The New York Giants already have a formula for how to beat the Green Bay Packers. Other than the Kansas City Chiefs, who actually beat them, nobody came closer to doing it than the Giants did on Dec. 4.
That game was the perfect example for them of both what to do and what not to do against the defending Super Bowl champions as they head into their much-anticipated rematch in the divisional playoffs at Lambeau Field on Sunday afternoon. The Giants’ offense exposed the Packers’ defense. Meanwhile the Giants’ defense learned a tough lesson about how good Aaron Rodgers really is.
Still, the Giants pushed the Packers right to the end, losing 38-35 on Mason Crosby’s 30-yard field goal as time expired.
It left the Giants feeling like the Packers got lucky, because the Giants didn’t give them their best shot.
“We didn’t play our best game,” said Giants defensive end Justin Tuck. “I think that’s encouraging to know that we hung in with the best team in the country and didn’t come close to playing our best game. Our motto is to just go out there and play our best game and see what happens.”
It will help the Giants that they’ll have defensive end Osi Umenyiora and receiver Mario Manningham, both of whom didn’t play the first time around. Linebacker Michael Boley and Tuck will also both be seemingly at full strength, too.
So the pieces are in place for a Giants upset. Here are five things they have to do, lessons they need to learn, knock off a Packers team that has won 21 of its last 22:
1. Hammer Aaron Rodgers
Rodgers is very likely the MVP of the NFL and since late last season – starting with a 45-17 hammering of the Giants the day after Christmas, 2010 – he’s played quarterback better than almost anyone in football. He also has a deep array of receivers and can throw to as many as a dozen people in any single game.
Against the Giants he threw for 369 yards and four touchdowns. The biggest reason is because the Giants’ defense gave him plenty of time to pick them apart.
“You can’t let (Rodgers) get a breath of air,” said Giants defensive end Dave Tollefson. “You’ve just got to stay on him and keep that pressure, because as soon as you give him that ability to come up from under and catch his breath he bangs you for a 45 yard gain.”
2. Hit the Packers' receivers
Just as important as the fact that the Giants gave Rodgers time is the fact that they gave his receivers’ room. In that game, the Giants spent way too much time in a soft zone and they gave the Packers’ receivers and tight ends a cushion at the line of scrimmage.
They took advantage of that, and they will if they’re given the cushion again.
“Basically you get your hands on the receivers, disrupt those routes, disrupt the timing of the rhythm of their offense, get to the quarterback, rattle him a little bit, and get him thinking about where the next sack might come from,” said linebacker Mathias Kiwanuka. “It changes the dynamic of the game.”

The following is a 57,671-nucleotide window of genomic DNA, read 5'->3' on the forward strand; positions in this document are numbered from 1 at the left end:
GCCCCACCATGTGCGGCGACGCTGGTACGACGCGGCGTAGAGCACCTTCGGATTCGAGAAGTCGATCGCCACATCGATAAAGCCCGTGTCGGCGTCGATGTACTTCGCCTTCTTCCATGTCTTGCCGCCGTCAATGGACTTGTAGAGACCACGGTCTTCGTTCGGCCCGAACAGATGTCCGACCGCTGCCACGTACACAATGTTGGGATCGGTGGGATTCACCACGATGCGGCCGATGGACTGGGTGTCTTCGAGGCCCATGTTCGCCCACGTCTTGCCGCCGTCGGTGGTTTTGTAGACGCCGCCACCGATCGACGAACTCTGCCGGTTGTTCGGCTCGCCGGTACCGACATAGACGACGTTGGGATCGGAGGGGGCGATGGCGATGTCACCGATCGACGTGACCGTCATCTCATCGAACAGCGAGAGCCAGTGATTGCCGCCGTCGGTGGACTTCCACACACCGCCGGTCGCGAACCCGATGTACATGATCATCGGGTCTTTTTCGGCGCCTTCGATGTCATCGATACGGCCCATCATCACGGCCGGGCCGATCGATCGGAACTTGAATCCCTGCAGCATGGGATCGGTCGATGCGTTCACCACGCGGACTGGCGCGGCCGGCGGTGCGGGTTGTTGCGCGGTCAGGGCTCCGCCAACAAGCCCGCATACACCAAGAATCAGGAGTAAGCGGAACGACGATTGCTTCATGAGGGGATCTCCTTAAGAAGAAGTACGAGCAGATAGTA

3. Think deep thoughts
The third play of that first game for the Giants was a 67-yard touchdown pass from Eli Manning to tight end Travis Beckum. They knew going in they could take advantage of a porous Packers secondary. This game should be no different considering the Green Bay defense ranks 32nd overall, 32nd against the pass and has given up 71 pass plays of 20 yards or more.
The Giants are a big-play passing team and they seem to think that’s a matchup they can exploit.
“In the secondary they like to gamble a lot,” said Giants receiver Victor Cruz. “They like to take a lot of chances or risks, which means they either win or lose big, which explains why they lead the league in interceptions and lead the league in giving up the big play. We’ve seen that on film and we’ve seen the different areas we can take advantage of.
“And if it doesn’t work the first time, but we see the opening we’re going to call that play to take advantage of it. Whether it worked the first time, we’re going to come right back to it.”
4. Keep a tight grip on the tight end
Jermichael Finley had six catches for 87 yards and a touchdown against the Giants the last time, and he could’ve had a few more. He also drew a key, late illegal contact penalty on Giants linebacker Jaquian Williams who was trying to defend him. The Giants have a history of struggling against tight ends, though in their last three games they’ve shut down the Jets’ Dustin Keller, the Cowboys’ Jason Witten and the Falcons’ Tony Gonzalez.
The difference? Boley is back, and not only can he cover tight ends but he makes this defense whole.
“We can do what we do,” said safety Deon Grant. “(In the first game), guys were just out there guessing, switching around. Some guys were getting more playing time than they expected. With Boley, we’re able to play man to man with the tight ends.”
5. Don’t do anything stupid
The flip side to the Packers’ porous secondary? Green Bay led the NFL with 31 interceptions. It’s a high-risk, high-reward team, but considering how good their offense is the rewards are extremely high. The Packers average more than 40 points per game at home and have averaged 35 points per game over their entire season.
The worst thing the Giants can do is shoot themselves in the foot with bad penalties, or give the Packers a gift with a turnover in a key spot. Because no team in the NFL is better equipped than the Packers to make a mistake-prone opponent pay.
By RALPH VACCHIANO